If you do Bonsai or collect ceramics long enough, sooner or later this is going to happen to you. While photographing a rare, one of a kind Suiban from artist Shigeru Fukuda, a stone fell on the suiban, effectively destroying it.
These are the only 3 photos I could find of the suiban before the accident:
Needless to say, I was upset, but hoped I could turn this disaster into something beautiful and interesting, as well as a good article for the blog.
Some months ago I received a message on the blog from one “Lakeside Pottery” which specialized in custom pottery and restoration. Not one to endorse products or services I haven’t used, I decided to give Lakeside Pottery a try.
Before we go into that, how about we take a second for a little history and definition of terms.
Kintsugi, or Kintsukuroi, means “Golden Repair” or “Golden Joinery”, and, traditionally, is the Japanese art of repairing ceramics with Japanese Lacquer(Toxicodendron sap….volatile stuff. Think Poison Ivy concentrate!) that is then dusted with gold powder. In the best of repairs, this results in pottery that is all the more beautiful for having been broken. The tradition dates back to 15th Century Japan. The possibly apocryphal origin story is that a 15th century Shogun sent a tea bowl back to China for repair, and it was returned with unattractive staples, causing the Shogun to look for Japanese craftsmen who could do better.
Now, back to the Suiban. I contacted Lakeside Pottery and contracted them to do this repair. They offer many different styles of repair, and different metals for Kintsugi style repair. I decided to go for a mix of gold and brass, a process developed by and unique to Lakeside Pottery, because I thought this would be option most collectors would go for, as it is much cheaper than 100% gold, and the effects are, to my eye, indistinguishable. Let me say that this type of repair isn’t what you’re going to want for your low level Tokoname pots, as it isn’t inexpensive, but for real collectors pieces, Japanese and Chinese antique pots, and pieces with sentimental value, the cost is definitely worth it, and is still a fraction of the cost of some these items.
So, let’s take a look at the Lakeside Pottery Repair.
I chose the more organic option of repair, where, instead of completely straight lines and thicknesses, the piece, after being fully repaired, is placed on a wheel and spun so the lines come out in varying widths and designs. Given the nature of the piece, and Bushuan pots being famous for unpredictable and organic glazes, I thought this was appropriate.
Correction: Morty let me know that this piece was not placed on the wheel. Rather, a different technique was used: “We have not used the pottery wheel for this implementation. We used our bonding materials and the metal powder mix in a technique that insures exact tracking of the break lines to insure organic authenticity with slight manipulation using higher temperature (and gravity) while properly orienting the flow following the positioning of the tray”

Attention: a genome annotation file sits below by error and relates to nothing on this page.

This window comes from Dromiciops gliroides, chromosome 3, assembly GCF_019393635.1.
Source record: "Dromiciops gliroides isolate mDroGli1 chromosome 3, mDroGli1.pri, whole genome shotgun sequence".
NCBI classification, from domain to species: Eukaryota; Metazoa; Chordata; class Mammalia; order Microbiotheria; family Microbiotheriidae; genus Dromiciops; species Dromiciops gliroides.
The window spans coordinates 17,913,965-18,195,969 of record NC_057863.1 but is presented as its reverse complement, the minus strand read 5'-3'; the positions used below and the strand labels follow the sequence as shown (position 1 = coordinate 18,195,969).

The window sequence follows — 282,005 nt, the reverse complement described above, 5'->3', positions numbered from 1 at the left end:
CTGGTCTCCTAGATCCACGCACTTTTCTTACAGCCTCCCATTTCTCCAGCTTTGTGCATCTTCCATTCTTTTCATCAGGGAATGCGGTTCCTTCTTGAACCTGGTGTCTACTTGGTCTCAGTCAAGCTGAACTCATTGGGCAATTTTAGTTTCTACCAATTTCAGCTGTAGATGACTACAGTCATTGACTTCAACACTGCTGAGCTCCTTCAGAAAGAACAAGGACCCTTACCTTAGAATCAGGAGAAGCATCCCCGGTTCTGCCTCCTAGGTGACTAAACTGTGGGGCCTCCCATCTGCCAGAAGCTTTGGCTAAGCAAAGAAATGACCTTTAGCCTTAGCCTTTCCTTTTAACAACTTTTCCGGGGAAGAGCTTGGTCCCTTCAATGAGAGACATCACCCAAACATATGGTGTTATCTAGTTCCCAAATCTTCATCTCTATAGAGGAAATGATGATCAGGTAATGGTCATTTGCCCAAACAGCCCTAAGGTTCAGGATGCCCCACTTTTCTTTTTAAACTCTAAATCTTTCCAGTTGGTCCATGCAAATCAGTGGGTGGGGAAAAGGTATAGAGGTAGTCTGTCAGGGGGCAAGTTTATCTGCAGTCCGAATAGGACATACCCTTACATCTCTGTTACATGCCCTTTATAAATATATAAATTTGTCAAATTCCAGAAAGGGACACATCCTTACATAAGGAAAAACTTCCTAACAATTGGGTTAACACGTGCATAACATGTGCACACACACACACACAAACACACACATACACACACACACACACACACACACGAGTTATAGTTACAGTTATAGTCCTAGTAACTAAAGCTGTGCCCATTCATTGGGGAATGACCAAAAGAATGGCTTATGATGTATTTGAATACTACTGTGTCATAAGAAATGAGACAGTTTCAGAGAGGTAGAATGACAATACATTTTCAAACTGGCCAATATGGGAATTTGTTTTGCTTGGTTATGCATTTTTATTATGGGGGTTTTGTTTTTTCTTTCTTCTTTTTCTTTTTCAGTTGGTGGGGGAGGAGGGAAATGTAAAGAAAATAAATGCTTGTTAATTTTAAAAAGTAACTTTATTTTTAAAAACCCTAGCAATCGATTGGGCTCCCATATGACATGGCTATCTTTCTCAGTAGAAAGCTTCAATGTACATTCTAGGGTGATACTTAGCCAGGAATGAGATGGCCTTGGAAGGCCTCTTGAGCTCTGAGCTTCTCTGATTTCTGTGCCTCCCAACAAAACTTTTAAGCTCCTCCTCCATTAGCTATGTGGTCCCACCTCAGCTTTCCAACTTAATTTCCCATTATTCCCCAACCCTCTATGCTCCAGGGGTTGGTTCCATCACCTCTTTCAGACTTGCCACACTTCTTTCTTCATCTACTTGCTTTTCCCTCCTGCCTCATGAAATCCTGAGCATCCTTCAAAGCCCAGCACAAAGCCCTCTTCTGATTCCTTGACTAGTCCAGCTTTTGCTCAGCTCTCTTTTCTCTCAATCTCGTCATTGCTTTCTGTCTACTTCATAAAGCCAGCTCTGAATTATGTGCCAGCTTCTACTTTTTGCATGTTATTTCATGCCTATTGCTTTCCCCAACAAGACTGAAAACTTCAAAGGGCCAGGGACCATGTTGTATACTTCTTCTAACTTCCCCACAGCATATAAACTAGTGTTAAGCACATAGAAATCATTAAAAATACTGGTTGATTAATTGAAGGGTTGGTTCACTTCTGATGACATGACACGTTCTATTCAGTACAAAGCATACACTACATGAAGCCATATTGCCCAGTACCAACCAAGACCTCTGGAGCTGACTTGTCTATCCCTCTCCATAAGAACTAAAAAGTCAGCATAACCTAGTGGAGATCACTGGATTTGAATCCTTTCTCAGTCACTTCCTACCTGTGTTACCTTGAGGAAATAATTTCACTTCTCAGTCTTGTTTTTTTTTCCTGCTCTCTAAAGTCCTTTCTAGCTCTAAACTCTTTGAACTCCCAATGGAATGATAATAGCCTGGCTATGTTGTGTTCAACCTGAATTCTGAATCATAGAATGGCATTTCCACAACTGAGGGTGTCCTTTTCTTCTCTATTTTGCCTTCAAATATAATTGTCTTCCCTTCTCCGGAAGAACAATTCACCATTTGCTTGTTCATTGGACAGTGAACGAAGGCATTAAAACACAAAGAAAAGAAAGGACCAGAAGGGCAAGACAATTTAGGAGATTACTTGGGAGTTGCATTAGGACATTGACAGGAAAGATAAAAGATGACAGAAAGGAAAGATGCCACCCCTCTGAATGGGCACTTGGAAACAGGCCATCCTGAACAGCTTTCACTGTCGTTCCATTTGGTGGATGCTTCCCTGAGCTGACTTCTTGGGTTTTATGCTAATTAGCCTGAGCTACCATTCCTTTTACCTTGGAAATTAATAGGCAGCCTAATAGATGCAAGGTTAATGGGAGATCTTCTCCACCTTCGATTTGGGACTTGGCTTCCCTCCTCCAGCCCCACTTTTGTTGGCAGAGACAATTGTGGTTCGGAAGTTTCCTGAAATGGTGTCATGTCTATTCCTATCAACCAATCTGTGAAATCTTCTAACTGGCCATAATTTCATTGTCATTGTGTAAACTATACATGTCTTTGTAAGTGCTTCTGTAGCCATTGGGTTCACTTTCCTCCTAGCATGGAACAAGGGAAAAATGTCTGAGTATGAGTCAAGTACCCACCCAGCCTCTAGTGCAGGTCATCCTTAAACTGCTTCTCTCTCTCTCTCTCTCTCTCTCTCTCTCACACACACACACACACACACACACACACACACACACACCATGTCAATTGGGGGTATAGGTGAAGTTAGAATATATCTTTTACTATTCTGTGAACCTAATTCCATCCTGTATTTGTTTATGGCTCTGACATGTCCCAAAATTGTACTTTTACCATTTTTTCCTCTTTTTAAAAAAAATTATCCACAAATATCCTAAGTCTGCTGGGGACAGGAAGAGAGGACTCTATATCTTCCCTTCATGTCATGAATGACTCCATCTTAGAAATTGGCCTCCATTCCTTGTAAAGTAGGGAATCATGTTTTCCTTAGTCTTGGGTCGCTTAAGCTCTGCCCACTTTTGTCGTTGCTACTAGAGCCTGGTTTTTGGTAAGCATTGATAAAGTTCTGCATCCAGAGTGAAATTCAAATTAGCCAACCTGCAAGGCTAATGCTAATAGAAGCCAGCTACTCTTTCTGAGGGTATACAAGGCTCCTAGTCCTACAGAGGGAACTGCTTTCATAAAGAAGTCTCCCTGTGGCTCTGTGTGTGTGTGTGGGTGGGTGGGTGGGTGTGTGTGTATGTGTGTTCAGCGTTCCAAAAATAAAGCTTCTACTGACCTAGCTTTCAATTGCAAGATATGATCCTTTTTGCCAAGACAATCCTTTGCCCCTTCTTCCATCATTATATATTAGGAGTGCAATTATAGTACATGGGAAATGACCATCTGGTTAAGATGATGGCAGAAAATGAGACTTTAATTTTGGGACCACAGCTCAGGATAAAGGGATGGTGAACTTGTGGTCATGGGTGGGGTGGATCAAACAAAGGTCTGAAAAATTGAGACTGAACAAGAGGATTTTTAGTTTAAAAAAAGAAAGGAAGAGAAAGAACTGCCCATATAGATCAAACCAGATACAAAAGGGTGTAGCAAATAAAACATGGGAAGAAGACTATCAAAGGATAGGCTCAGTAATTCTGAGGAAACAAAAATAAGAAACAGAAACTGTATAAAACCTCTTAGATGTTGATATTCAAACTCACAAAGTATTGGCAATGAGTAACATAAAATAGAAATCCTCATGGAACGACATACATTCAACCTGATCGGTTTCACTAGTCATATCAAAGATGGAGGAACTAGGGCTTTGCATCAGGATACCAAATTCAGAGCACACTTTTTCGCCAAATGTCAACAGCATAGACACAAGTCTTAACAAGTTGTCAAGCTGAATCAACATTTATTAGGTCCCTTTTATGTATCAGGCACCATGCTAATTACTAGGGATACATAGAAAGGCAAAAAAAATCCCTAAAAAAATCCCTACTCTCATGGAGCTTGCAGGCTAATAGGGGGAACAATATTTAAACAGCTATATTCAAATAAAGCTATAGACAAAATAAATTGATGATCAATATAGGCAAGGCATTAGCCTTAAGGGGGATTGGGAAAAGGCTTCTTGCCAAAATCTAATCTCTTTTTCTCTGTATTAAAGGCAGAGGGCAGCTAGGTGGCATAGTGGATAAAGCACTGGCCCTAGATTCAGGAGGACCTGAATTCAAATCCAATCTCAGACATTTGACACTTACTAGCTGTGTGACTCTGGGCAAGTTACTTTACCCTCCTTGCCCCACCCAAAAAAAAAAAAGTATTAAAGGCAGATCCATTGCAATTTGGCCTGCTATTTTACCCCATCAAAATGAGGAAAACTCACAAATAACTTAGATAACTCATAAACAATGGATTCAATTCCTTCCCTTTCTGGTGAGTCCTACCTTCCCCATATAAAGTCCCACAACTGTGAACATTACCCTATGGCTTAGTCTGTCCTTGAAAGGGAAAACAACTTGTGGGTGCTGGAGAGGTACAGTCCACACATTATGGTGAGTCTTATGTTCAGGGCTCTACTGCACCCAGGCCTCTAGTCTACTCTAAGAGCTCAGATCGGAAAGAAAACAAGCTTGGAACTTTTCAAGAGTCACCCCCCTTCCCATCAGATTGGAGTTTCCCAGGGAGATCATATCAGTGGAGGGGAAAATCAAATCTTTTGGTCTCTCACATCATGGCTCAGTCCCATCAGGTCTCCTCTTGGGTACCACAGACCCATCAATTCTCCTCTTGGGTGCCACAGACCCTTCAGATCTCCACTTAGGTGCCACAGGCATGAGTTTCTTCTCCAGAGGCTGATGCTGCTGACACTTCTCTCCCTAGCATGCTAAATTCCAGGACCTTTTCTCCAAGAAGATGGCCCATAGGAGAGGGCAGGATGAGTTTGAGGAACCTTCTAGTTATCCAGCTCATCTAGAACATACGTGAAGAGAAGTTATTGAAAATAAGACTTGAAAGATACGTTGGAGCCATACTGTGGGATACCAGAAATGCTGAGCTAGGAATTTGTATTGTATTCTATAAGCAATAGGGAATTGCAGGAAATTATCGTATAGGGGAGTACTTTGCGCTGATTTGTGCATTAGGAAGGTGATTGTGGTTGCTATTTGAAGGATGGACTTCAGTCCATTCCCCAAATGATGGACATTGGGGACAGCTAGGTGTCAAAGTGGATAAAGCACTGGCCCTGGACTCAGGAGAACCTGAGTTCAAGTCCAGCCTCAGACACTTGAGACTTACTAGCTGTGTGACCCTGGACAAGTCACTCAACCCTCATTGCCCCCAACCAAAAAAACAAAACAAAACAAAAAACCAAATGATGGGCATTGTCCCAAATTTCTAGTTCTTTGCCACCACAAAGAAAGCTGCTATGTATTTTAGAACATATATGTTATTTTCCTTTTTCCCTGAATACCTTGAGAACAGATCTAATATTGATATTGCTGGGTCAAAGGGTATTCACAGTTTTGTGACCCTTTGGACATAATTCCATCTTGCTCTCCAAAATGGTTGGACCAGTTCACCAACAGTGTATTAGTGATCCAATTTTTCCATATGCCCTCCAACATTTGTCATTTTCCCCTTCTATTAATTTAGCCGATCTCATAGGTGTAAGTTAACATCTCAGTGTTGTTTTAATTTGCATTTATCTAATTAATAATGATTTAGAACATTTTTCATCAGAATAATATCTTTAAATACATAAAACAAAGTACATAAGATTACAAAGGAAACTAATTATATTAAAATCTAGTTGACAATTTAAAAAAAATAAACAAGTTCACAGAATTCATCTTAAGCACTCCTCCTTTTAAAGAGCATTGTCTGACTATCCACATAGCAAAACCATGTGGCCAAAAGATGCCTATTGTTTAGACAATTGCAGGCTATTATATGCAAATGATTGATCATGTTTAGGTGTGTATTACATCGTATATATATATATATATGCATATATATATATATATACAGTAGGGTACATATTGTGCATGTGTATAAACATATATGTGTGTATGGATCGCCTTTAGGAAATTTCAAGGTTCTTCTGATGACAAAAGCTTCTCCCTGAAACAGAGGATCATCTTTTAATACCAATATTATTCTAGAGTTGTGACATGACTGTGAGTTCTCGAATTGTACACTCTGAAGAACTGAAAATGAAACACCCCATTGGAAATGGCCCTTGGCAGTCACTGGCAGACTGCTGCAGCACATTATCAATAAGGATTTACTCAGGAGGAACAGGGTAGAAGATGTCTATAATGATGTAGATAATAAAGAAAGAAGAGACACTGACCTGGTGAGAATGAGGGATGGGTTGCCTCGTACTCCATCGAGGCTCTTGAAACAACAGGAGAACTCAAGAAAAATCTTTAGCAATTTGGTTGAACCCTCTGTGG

I should also say that it was pleasure talking to Morty of Lakeside Pottery. He has a real passion for ceramics and repair, and freely shares his knowledge of both, something I really appreciate. Not only does Lakeside Pottery provide Kintsugi repair services, but you will find tutorials on their website on how to do it yourself, and they also provide classes.
I feel that Lakeside Pottery did an absolutely superb job, and as such, fully recommend them for any repairs you may have.
While this type of repair isn’t something you can use everyday out on the benches, I think it is fine for containers that will only be used for show, as the repairs are water resistant, but not waterproof. Lakeside Pottery repairs are also much better than the traditional Japanese lacquer repairs, as they use much stronger modern epoxies, but the appearance is still comparable to the original Style.
If you have any repairs you need done, please visit Lakeside Pottery at the link below
Lakeside Pottery Restoration
I really can’t recommend them enough.
In the interest of Full Disclosure, let me say that, while I was fully prepared to pay for this service, and had already contracted Lakeside Pottery to restore the suiban, Morty at Lakeside Pottery did not charge me for the repair. I discussed at length with Morty of Lakeside Pottery the options available for Kintsugi style repair and cost, and it wasnt until we had reached an agreement about the style of repair and materials that he informed me it would be Gratis. I would have written exactly the same article had I payed for the repair, as the work truly was exceptional.
Thanks for reading!
Ryan thanks for a most interesting article and a full disclosure. It saddens me when I see very nice pots (even antique Chinese) that are broken and just discarded into the trash. It is well worth having them repaired. I hope more people use their services. Best, Sam
Very True, Sam. I hope so as well. With antique Chinese containers especially, it’s totally worth the time and cost. After 100 years or more of history, they deserve respect and 100 years more!
Sick man! Looks like lightning!
Ryan, I am interested in a pot that appeared on your site, the Sruga Yamsyou small basket weave mokko shape carved pot. Double stamped and signed, really awesome carving work. 3.5 by 3 by 1.1″ $400.
Is the pot available? How do we exchange information? Thanks
Even better after the golden repair, kintsugi bring so aesthetic value to things!
I have same “problem” on a tosui suiban, handsigned suiban probably custom work, arrived damaged..
I bought japanese lacquer and started with kintsugi art.
This will be my second repair, after a first tosui pot (not lucky with Tosui pots), then I will repair a very nice and old namban pot and a song period tenmoku bowl.